HACKING

Hacktivist Jeremy Hammond Gets 10 Years in Prison

HACKING
Nov 15, 2013 at 1:20 PM ET

In a courtroom packed with about 80 of Jeremy Hammond’s supporters, many of them tattooed and pierced, there was an audible groan as Judge Loretta Preska sentenced the hacktivist Friday. Hammond pled guilty earlier this year to stealing 200 gigabytes of email and 60,000 credit card numbers from a Texas-based geopolitical intelligence firm.

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“Mr. Hammond seems to think of himself as a modern day Robin Hood,” the judge said, referring to his plan to have activists use the stolen credit card numbers to make donations to not-for-profit organizations. “But it’s very unlikely these organizations benefited, because they had to return the fraudulent donations.”

Hammond, wearing a navy blue jumpsuit, seemed to hang his head low when Judge Preska announced the 10-year prison sentence, but he remained motionless in his chair. He appeared clean-shaven, looking much younger than his 28 years, with a tangled mop of curly brown hair. Ten years was what the prosecution had asked for and was the maximum that Hammond could have received. Denied bail, Hammond has spent the last 20 months, partially in solitary confinement, in the Metropolitan Correction Center, a downtown New York City jail.

In December 2011 Hammond hacked into the servers of Strategic Forecasting Inc. and downloaded thousands of emails and about 60,000 credit card numbers that belonged to 860,000 Stratfor clients. The emails, which WikiLeaks then published, revealed a troubling network of quasi government- and private-interest relationships.

Hammond’s supporters claim that the leaked Stratfor emails show how Stratfor was hired, for instance, by Dow Chemical to spy on victims of the Bhopal environmental disaster. In another instance, his supporters claim that the emails show how the Texas Department of Public Safety “infiltrated” the Occupy Austin movement. Cumulatively, they reveal how governments and private interests often work together in surveillance of individuals and businesses around the world.

Today Hammond’s defense lawyers painted a picture of a gifted computer student with a streak of liberal, politically minded activism. “We created a whistle-blower statute, but when people blow the whistle, others don’t like it,” said Hammond’s defense attorney, Susan Kellman.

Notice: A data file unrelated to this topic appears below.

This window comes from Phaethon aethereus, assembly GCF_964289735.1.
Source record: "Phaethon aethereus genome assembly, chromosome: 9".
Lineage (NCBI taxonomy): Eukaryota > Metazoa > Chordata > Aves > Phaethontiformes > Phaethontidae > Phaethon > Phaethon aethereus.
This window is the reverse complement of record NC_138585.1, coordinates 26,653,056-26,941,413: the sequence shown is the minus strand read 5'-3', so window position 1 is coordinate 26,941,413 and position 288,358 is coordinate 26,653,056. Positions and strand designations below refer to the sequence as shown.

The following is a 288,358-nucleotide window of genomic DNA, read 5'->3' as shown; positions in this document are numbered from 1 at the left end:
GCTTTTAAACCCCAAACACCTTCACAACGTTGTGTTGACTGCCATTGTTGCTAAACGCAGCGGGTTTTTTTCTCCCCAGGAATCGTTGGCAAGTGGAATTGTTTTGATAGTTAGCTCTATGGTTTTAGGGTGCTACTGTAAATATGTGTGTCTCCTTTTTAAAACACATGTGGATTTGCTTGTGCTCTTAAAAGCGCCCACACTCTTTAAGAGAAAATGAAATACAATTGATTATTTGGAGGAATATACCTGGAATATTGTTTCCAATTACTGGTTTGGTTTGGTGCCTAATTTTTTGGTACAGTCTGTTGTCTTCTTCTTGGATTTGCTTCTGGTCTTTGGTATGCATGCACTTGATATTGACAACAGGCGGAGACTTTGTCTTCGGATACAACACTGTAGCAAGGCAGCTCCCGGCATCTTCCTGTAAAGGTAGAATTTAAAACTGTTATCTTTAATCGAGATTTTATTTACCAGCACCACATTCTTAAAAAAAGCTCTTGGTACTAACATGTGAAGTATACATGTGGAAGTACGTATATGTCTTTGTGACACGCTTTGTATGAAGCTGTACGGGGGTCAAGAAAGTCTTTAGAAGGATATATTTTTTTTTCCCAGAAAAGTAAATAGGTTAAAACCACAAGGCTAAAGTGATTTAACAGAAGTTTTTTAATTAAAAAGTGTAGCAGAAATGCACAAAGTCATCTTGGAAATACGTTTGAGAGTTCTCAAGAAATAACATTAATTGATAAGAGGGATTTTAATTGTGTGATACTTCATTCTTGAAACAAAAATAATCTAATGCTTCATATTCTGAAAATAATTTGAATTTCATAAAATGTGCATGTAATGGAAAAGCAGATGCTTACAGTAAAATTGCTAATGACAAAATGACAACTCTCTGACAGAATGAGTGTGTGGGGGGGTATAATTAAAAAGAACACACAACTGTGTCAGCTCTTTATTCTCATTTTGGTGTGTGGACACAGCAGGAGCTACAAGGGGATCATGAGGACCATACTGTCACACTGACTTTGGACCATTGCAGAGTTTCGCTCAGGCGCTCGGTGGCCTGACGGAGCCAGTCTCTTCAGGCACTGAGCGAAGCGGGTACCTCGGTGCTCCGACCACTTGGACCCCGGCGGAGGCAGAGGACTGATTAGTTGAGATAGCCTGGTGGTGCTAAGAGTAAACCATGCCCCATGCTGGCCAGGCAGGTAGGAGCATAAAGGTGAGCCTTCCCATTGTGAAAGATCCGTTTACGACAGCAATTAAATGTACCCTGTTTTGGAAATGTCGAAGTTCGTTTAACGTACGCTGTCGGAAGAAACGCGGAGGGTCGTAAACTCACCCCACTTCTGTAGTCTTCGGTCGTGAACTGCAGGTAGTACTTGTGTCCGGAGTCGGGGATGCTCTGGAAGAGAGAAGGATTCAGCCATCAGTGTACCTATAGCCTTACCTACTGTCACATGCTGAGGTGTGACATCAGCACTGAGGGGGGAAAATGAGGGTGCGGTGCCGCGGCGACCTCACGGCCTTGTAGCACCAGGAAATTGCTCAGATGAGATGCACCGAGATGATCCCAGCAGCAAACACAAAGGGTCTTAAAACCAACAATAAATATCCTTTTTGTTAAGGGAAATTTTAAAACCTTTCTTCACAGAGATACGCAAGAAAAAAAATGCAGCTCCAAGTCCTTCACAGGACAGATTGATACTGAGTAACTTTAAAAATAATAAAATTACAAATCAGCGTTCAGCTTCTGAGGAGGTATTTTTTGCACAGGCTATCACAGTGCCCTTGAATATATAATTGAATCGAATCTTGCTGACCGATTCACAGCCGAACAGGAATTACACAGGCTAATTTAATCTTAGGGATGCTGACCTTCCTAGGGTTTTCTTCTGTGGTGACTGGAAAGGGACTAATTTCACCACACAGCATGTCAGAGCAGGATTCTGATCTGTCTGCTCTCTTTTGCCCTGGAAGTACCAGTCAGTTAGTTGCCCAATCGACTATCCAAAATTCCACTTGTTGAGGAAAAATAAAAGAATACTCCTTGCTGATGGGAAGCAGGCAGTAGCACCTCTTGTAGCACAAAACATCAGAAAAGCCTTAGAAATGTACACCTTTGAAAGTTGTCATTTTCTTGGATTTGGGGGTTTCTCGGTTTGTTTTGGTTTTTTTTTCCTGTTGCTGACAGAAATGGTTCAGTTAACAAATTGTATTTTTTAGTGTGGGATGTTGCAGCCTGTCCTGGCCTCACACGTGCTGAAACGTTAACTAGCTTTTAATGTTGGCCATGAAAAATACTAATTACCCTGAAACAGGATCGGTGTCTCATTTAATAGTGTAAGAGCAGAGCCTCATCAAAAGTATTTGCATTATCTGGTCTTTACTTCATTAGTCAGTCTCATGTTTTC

When Hammond addressed the court, he explained the rationale behind his actions. His hope, he said, was to expose a massive surveillance network that can, without the proper oversight, skirt the law. Hammond was initially involved in protests and rallies in his native Chicago to bring exposure to the issue. But, he said, “I became frustrated with the limitations of peaceful protest.”

“I felt I had to expose injustice,” he added.

Since his May 2012 arrest, the online hacktivist community has rallied behind Hammond. More than 250 friends, family and supporters have issued statements to Hammond’s defense, painting Hammond as a modern-era whistle-blower akin to Edward Snowden—a young computer programmer out to expose corporate misdeeds.

“Yes I broke the law,” Hammond added. “But sometimes laws must be broken for change.”

Daniel Ellsberg, who rose to whistle-blower fame in 1971 for releasing the Pentagon Papers, issued a statement on Nov. 5, claiming Hammond’s sentencing should be mitigated.

“As the first person prosecuted in the US for unauthorized disclosure, I continue to be a supporter for the need for whistle blowing to maintain a constitutional republic and avoid grave governmental abuses,” Ellsberg wrote. “My decision to go public with the Pentagon Papers was a difficult one. At my own risk, I released them, just as Jeremy Hammond has done. I believe the actions taken by Jeremy Hammond need to be viewed in a context that considers the profound consequences of private surveillance of political activists in the United States.”

The state’s prosecuting attorney, Preet Bharara, sees it differently. Bharara issued a sentencing statement earlier this week that claimed that “[c]ontrary to the picture he paints of himself…Hammond is a computer hacking recidivist who…went on to engage in a massive hacking spree during which he caused harm to numerous businesses, individuals and governments, resulting in losses of between $1 million and $2.5 million, and threatened the safety of the public at large, especially law-enforcement officers and their families.”

At 19, Hammond was first arrested and sentenced to two years in prison for hacking the website of a conservative, pro-war group. Today, the state’s prosecution reinforced the idea that Hammond is not a whiste-blower, but a “mayhem”-motivated cyber criminal who caused irreparable damage to thousands of individuals by leaking personal information. Clearly, they said, he has not learned his lesson.

Though the leaked credit-card numbers resulted in the loss of millions of dollars, Hammond himself never profited from the leak, and a sentence of 10 years seemed draconian to sympathizers. As people exited the courtroom, many mumbled epithets about Judge Preska.

Hammond’s defense attorneys looked deflated. Moments earlier, Kellman had pleaded for leniency from the judge, urging her to see Hammond’s actions in the context of the increasingly digital world.

“This is the beginning of the debate,” Kellman said. “We are, as a digital culture, moving quickly—perhaps faster than institutions themselves.”